Carbon-measuring instrument to be sent to ISS

Carbon-measuring instrument to be sent to ISS

When SpaceX’s CRS-17 Dragon spacecraft launches toward the International Space Station at the end of April, it is expected to be carrying with it a new carbon-observing instrument.

Called Orbiting Carbon Observatory-3, or OCO-3, the instrument is a follow-on to the still-active OCO-2 mission, according to NASA. Once at the ISS, it will be attached to the exposed platform on the Japanese Kibo module.

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Power cables routed during 3rd spacewalk of 2019

Power cables routed during 3rd spacewalk of 2019

During a 6.5-hour spacewalk, two International Space Station astronauts finished battery work and routed cables across the outpost.

NASA’s Anne McClain and the Canadian Space Agency’s David Saint-Jacques performed the spacewalk, exiting the Quest airlock at 11:31 UTC April 8, 2019.

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Astronauts install new batteries outside the ISS

Astronauts install new batteries outside the ISS

Two NASA astronauts ventured outside the 20-year-old International Space Station to replace aging nickel-hydrogen batteries with fresh lithium-ion units.

Floating outside the Quest airlock to perform the 6.5-hour-long U.S. EVA-52 was NASA’s Anne McClain and Nick Hague, both Expedition 59 flight engineers.

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Soyuz MS-12 reaches ISS, Expedition 59 begins

Soyuz MS-12 reaches ISS, Expedition 59 begins

After a successful launch from Baikonur Cosmodrome in Kazakhstan, the Soyuz MS-12 spacecraft rendezvoused and docked with the International Space Station some six hours later.

Aboard Soyuz MS-12 was Russian cosmonaut Aleksey Ovchinin and NASA astronauts Nick Hague and Christina Koch. The spacecraft’s arrival at the Earth-facing port of the Rassvet module at 01:01 UTC March 15 doubled the outpost’s crew size and set the stage for a busy next couple of weeks of spacewalks and science.

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Historic Crew Dragon flight concludes with Atlantic splashdown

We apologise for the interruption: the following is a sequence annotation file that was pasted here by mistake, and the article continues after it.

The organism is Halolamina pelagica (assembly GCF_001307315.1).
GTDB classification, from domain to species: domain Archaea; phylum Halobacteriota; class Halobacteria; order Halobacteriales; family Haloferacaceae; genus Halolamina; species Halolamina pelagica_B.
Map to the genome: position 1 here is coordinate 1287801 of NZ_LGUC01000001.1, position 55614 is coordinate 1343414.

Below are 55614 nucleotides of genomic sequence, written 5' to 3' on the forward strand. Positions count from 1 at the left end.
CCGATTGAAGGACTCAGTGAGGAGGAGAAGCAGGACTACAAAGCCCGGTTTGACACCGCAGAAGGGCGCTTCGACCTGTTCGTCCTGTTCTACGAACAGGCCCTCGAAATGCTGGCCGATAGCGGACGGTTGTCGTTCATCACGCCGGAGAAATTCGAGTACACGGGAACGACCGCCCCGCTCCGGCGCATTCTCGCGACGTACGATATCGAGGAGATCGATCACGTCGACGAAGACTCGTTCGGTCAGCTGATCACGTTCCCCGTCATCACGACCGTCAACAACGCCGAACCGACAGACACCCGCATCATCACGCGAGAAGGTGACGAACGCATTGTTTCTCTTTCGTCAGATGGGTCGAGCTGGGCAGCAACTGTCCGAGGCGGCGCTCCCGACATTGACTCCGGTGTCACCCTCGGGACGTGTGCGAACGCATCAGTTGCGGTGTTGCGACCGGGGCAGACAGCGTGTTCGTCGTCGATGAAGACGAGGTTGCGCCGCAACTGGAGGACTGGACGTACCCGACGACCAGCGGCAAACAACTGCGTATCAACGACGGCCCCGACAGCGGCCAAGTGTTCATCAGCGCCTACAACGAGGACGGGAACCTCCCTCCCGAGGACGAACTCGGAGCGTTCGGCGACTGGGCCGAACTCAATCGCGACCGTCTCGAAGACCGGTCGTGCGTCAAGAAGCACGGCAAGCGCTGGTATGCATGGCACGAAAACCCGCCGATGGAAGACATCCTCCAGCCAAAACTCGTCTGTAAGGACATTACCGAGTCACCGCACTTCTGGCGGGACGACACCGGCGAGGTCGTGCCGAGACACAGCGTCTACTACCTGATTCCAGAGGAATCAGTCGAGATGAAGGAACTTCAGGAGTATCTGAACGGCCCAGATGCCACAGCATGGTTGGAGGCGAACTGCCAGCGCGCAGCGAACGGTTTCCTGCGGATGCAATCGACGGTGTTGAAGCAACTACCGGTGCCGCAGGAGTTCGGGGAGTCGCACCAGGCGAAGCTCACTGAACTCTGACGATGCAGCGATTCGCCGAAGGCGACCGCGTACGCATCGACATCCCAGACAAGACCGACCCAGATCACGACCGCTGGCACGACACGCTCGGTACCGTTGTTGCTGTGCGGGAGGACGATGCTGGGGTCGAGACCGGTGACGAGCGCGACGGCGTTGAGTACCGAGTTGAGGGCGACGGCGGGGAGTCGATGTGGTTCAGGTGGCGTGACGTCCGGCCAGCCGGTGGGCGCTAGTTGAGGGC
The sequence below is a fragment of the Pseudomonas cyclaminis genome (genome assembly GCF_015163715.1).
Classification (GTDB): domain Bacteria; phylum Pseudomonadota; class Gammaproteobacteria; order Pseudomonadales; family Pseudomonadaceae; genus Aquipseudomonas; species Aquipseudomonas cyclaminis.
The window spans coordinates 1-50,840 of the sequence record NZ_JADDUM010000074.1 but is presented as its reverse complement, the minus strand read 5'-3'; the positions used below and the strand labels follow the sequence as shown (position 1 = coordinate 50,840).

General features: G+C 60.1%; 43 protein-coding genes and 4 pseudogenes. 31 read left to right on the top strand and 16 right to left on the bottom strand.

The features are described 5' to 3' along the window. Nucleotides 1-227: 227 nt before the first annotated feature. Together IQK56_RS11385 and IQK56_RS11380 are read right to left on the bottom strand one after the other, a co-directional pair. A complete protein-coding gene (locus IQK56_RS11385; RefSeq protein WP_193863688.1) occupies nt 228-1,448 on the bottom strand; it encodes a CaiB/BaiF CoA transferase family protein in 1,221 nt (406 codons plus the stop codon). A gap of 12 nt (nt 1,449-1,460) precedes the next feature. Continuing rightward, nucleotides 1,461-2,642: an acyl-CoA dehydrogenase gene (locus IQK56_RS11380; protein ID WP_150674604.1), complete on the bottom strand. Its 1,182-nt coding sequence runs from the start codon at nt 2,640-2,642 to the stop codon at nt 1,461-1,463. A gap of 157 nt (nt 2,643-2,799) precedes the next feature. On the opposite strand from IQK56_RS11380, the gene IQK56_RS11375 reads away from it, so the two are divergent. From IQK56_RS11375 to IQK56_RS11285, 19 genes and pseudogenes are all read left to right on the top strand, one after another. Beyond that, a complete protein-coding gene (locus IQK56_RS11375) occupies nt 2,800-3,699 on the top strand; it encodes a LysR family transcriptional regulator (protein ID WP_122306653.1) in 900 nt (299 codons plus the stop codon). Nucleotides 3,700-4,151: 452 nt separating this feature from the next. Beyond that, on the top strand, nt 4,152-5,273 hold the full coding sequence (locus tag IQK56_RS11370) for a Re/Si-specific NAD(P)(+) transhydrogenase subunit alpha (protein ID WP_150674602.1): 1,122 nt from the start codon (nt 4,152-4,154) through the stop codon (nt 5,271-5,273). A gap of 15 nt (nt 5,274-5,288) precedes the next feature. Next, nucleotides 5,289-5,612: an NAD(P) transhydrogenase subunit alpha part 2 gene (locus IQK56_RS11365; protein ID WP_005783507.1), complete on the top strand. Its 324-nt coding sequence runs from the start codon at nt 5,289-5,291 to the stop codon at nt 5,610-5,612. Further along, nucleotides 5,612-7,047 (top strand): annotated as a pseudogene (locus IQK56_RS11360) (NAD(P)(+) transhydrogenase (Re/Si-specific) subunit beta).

Historic Crew Dragon flight concludes with Atlantic splashdown

The historic Crew Dragon Demo-1 mission has come to a conclusion with a successful splashdown in the Atlantic Ocean not far from where its mission began six days ago.

Following a five-day mission attached to the International Space Station, the unpiloted Crew Dragon autonomously undocked at 07:32 UTC March 8, 2019, and began moving to a safe distance. The spacecraft left the vicinity of the outpost about 20 minutes later.

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ISS astronauts assemble tools for robotic refueling demo

ISS astronauts assemble tools for robotic refueling demo

If humans are ever to settle the Solar System sustainably, a number of technologies will need to be perfected, including in-space refueling.

As such, NASA created the Robotic Refueling Mission, or RRM, a series of experiments designed to understand and perfect technologies for robotic propellant transfer and help extend the life of spacecraft.

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'New era in spaceflight': Crew Dragon docks with ISS

'New era in spaceflight': Crew Dragon docks with ISS

For the first time since the end of the Space Shuttle program, a U.S. spacecraft designed to fly humans has docked with the International Space Station.

At 10:51 UTC March 3, SpaceX’s unpiloted Crew Dragon Demo-1 spacecraft made contact with the docking adapter at the forward end of the International Space Station.

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NG-10 Cygnus ends post-ISS mission after deploying satellites

NG-10 Cygnus ends post-ISS mission after deploying satellites

Having launched Nov. 17, 2018, and spent 81 days attached to the International Space Station, the NG-10 Cygnus, named SS John Glenn by Northrop Grumman, was unberthed Feb. 8 to perform a two-week stand-alone mission. That post-ISS flight came to an end at about 09:00 UTC Feb. 25, 2019, when the spacecraft’s engine performed a deorbit burn to lower its orbit enough for Earth’s atmosphere to drag it down, safely burning it up of the Pacific Ocean.

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NASA planning to buy 2 more seats aboard Russian Soyuz spacecraft

NASA planning to buy 2 more seats aboard Russian Soyuz spacecraft

While the first Commercial Crew flights are just around the corner, NASA is looking to buy a little more buffer time in order to ensure uninterrupted access to the International Space Station.

First reported by NASASpaceflight, a procurement document published on Feb. 13, 2019, shows the U.S. space agency is looking to buy two more seats aboard Russian Soyuz spacecraft. These seats would presumably be on Soyuz MS-15 and Soyuz MS-16 in the fall of 2019 and spring of 2020 respectively.

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